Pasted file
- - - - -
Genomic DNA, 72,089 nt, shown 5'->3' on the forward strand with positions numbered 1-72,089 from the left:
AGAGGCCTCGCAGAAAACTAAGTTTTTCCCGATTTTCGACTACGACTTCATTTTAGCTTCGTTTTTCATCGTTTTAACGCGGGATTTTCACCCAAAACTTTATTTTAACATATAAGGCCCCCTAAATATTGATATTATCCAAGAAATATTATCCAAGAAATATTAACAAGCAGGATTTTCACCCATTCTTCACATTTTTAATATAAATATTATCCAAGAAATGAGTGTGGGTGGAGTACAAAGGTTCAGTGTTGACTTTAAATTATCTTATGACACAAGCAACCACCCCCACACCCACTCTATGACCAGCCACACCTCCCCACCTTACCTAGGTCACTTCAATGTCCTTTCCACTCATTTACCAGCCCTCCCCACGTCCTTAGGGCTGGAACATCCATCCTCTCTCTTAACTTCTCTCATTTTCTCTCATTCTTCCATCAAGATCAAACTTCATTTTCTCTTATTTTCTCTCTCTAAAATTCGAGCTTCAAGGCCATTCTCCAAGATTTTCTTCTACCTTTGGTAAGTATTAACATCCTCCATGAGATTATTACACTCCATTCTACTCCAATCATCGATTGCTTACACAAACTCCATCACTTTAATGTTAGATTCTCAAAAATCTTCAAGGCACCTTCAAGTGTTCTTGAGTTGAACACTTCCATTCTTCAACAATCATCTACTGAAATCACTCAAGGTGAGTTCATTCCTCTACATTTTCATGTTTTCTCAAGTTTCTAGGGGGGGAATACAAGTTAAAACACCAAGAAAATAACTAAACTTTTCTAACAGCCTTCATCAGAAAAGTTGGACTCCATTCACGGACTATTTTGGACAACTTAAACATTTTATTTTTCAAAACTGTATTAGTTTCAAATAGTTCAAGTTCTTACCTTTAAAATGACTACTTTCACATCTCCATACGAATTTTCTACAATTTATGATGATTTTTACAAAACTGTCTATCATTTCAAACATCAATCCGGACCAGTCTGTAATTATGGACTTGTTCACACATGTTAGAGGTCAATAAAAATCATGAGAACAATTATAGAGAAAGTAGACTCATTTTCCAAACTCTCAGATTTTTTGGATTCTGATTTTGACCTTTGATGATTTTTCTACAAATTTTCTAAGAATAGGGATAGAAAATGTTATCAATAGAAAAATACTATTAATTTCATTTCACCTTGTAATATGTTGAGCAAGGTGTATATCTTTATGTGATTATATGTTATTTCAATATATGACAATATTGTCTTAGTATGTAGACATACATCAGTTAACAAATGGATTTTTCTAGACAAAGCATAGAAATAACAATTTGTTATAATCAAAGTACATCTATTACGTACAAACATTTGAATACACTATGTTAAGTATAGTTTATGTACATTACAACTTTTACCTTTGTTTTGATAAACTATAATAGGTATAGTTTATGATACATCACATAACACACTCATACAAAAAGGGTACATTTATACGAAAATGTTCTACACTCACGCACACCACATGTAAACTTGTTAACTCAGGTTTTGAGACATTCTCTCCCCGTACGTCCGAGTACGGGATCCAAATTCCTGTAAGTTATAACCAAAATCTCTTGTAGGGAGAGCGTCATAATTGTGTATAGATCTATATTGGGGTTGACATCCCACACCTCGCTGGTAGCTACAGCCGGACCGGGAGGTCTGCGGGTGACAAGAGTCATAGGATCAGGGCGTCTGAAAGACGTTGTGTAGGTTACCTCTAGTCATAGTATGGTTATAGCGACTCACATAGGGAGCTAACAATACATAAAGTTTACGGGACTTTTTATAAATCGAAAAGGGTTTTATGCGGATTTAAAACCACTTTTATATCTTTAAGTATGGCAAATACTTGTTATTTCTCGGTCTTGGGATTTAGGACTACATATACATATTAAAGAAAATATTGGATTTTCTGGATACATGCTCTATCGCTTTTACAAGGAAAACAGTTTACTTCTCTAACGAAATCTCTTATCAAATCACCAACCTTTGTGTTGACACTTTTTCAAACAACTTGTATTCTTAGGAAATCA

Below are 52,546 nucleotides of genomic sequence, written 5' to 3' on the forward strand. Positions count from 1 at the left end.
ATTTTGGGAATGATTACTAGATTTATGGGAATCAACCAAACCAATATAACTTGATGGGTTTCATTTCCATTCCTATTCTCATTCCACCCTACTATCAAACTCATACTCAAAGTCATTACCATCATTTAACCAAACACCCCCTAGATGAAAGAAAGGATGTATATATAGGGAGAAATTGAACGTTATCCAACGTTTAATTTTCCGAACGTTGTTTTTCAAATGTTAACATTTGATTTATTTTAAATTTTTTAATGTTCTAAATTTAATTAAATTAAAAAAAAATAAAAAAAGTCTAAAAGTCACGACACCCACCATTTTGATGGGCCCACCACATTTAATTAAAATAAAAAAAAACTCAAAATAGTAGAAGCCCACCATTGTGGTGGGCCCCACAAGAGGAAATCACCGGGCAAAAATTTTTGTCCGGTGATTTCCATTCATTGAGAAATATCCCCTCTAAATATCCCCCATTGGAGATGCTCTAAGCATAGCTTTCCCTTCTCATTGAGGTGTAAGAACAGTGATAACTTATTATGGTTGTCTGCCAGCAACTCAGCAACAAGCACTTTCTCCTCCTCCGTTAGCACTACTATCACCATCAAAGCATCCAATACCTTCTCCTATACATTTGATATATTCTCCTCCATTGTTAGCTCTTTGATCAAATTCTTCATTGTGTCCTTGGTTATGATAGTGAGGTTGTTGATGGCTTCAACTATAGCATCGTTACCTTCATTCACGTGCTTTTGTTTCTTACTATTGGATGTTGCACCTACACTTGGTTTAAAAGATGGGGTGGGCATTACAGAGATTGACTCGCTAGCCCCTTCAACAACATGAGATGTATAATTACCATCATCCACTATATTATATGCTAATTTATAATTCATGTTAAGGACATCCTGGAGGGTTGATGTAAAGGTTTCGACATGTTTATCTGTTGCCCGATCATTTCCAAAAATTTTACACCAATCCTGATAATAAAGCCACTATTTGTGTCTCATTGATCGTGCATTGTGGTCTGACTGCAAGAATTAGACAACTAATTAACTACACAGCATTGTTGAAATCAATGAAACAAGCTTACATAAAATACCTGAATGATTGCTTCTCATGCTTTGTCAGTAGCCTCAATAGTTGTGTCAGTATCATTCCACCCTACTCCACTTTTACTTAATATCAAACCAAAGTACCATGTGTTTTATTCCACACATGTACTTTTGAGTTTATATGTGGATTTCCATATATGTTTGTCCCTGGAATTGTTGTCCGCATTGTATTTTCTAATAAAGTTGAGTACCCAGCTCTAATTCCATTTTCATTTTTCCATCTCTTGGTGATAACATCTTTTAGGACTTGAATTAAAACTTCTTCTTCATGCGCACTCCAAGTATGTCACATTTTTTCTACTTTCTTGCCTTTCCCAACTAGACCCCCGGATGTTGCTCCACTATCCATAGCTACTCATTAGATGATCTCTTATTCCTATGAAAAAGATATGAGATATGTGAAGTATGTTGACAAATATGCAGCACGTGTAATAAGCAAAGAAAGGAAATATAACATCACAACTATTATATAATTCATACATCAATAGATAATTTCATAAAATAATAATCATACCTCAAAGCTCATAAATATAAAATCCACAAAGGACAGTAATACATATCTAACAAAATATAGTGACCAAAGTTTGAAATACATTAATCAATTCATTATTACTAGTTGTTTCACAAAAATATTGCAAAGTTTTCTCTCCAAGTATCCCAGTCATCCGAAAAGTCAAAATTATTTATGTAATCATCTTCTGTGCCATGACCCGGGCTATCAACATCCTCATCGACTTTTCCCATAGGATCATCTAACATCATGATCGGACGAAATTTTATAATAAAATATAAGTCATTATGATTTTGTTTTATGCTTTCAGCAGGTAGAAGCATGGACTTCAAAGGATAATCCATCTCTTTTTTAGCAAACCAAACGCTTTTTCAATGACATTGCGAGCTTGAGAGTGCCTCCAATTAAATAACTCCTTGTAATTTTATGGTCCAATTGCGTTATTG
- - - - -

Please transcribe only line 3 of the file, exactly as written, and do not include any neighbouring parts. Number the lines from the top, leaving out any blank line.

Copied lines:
Below are 52,546 nucleotides of genomic sequence, written 5' to 3' on the forward strand. Positions count from 1 at the left end.